Mike Rowe Blasts ‘Hypocrisy’ Of Billionaires At WEF Blaming ‘Everyday Guy’ For ‘All Of The Trouble In The World’

“Dirty Jobs” host Mike Rowe blasted the billionaires attending the World Economic Forum in Davos, Switzerland, accusing them of “hypocrisy” for blaming the “everyday guy” for “all of the trouble in the world.”

During an appearance on Fox News’s “The Ingraham Angle” on Wednesday, Rowe was asked what he thought about the “callous” and “dismissive attitude” of the elites at the forum over jobs “they don’t approve of,” such as those in the fossil fuel industry.

“It’s hard to maintain a consistent level of outrage,” Rowe replied. “I’ve been at this for 15 years. The foundation I run is focused on real jobs that require an actual skill that truly exists.”

Rowe said when he looks at the coverage of Davos, he doesn’t understand “why anybody is taking any of it seriously.”

“These are billionaires, and very, very, very wealthy people who fly privately to this resort to basically blame the everyday guy for all of the trouble in the world,” Rowe explained.

“I just don’t know how a reasonable person can see through the hypocrisy to even for a moment seriously consider the validity of anything you just played,” he added, referencing a clip that showed elites espousing the need to “close the emissions gap,” phase out coal, and end the “addiction to fossil fuels.”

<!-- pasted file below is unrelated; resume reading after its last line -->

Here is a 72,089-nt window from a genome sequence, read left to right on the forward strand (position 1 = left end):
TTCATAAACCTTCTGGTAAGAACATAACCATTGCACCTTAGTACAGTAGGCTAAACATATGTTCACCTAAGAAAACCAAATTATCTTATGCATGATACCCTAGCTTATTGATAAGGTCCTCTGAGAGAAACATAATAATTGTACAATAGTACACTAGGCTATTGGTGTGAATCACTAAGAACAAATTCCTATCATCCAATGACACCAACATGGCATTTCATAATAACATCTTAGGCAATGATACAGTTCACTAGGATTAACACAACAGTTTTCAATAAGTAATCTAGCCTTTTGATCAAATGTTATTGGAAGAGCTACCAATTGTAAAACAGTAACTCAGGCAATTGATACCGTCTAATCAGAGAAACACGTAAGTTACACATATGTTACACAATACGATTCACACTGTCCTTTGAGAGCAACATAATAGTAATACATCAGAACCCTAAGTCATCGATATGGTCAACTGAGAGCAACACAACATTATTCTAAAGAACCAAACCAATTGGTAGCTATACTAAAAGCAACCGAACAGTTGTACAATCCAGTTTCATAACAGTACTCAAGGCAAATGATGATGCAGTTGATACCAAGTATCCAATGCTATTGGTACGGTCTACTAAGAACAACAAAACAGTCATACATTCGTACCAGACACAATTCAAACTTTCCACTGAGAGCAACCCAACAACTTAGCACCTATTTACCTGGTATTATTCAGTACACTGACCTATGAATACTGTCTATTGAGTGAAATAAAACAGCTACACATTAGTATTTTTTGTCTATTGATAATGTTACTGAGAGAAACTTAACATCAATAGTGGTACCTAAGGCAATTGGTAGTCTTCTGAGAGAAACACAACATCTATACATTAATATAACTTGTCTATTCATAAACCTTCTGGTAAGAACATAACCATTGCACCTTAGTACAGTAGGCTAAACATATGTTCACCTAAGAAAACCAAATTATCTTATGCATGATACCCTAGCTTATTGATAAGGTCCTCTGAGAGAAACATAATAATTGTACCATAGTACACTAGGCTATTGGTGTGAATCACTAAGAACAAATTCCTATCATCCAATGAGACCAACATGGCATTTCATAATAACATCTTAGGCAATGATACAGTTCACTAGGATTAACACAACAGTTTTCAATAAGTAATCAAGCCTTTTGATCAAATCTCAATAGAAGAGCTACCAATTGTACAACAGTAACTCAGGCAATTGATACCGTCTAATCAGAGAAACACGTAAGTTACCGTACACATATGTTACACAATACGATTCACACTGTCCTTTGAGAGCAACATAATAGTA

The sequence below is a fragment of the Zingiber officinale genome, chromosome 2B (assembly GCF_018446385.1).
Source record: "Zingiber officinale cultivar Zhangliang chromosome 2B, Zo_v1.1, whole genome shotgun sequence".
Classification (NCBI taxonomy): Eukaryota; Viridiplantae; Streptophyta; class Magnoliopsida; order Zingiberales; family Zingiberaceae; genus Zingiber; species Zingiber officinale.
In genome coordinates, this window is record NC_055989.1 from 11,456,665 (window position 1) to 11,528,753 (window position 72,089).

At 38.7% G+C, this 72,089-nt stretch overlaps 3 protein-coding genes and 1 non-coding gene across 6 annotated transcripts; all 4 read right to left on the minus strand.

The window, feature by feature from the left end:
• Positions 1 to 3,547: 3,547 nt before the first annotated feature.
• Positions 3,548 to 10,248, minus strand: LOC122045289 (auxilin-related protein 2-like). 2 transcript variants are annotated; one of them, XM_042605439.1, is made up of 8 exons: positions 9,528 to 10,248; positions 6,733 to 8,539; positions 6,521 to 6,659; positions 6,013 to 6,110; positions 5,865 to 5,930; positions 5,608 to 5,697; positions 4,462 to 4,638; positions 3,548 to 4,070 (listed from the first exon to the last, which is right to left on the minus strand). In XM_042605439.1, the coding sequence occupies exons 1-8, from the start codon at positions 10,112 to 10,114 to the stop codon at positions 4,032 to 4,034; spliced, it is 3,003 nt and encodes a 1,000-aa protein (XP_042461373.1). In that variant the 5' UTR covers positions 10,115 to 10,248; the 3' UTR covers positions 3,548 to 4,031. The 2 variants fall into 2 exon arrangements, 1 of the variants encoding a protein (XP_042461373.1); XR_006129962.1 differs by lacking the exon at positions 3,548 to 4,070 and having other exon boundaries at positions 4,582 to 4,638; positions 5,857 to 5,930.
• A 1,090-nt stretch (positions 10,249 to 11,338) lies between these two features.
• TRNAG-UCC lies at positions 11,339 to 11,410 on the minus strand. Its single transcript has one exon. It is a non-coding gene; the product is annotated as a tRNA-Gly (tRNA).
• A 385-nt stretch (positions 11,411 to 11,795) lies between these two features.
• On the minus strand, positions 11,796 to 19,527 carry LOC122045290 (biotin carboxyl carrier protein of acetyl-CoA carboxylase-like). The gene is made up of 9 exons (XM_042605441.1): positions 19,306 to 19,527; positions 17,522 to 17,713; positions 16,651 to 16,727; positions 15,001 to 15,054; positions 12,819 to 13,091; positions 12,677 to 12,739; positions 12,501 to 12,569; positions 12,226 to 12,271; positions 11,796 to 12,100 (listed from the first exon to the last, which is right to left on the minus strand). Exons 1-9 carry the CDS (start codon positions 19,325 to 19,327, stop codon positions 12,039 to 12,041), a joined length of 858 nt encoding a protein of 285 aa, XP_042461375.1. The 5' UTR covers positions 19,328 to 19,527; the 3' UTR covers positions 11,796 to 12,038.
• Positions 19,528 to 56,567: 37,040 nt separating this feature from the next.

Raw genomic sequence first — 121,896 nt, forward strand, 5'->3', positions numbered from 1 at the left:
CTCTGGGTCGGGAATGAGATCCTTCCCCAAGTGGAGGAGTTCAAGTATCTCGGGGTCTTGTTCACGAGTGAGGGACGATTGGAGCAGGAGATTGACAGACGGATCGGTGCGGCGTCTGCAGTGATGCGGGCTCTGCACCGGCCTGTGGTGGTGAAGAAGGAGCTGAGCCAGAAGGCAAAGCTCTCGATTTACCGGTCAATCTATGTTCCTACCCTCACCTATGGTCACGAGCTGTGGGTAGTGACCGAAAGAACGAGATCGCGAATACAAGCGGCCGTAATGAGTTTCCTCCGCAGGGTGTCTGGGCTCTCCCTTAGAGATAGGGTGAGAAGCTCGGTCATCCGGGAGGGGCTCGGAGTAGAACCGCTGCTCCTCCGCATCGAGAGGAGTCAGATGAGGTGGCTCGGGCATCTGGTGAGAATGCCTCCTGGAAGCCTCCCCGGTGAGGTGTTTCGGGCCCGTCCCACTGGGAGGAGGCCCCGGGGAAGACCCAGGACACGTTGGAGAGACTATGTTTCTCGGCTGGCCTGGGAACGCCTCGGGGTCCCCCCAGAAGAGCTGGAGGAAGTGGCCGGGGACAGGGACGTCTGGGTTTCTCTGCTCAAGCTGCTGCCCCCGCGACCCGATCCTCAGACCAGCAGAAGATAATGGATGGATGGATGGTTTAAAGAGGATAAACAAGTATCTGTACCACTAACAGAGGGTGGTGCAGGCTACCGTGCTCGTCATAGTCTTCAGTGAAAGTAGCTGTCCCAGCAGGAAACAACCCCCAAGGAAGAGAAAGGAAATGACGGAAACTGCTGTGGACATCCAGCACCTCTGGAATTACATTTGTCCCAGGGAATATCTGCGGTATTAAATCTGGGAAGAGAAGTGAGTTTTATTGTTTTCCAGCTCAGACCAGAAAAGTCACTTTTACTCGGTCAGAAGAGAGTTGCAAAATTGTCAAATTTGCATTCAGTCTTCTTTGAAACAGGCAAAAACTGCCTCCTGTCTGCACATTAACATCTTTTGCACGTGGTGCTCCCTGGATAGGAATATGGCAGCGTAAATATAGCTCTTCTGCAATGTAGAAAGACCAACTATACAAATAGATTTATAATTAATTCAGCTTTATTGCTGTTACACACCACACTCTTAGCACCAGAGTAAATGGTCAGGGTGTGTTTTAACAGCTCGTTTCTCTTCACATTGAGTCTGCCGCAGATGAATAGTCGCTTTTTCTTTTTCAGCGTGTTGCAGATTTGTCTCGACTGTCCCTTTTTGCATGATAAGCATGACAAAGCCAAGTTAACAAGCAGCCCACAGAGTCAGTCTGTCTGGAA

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Fox News host Laura Ingraham said we couldn’t ignore their comments because it’s creating liberal policies that hurt people.

Rowe agreed and said sometimes things are going to “have to go splat” before the majority stands up, but to “affirmatively make fossil fuels the enemy right now” is crazy.

“And to marginalize and vilify the very thing we are all so completely and totally reliant on, that’s a recipe for crazy making,” Rowe added, noting that our relationship with energy and food is completely disconnected.

“We’re at war with the very things that we need,” he added.

Related: ‘B****ed It All Up’: Mike Rowe Explains Why 7 Million Able-Bodied Men Aren’t Looking For Work, And It’s Not ‘A Skills Gap’

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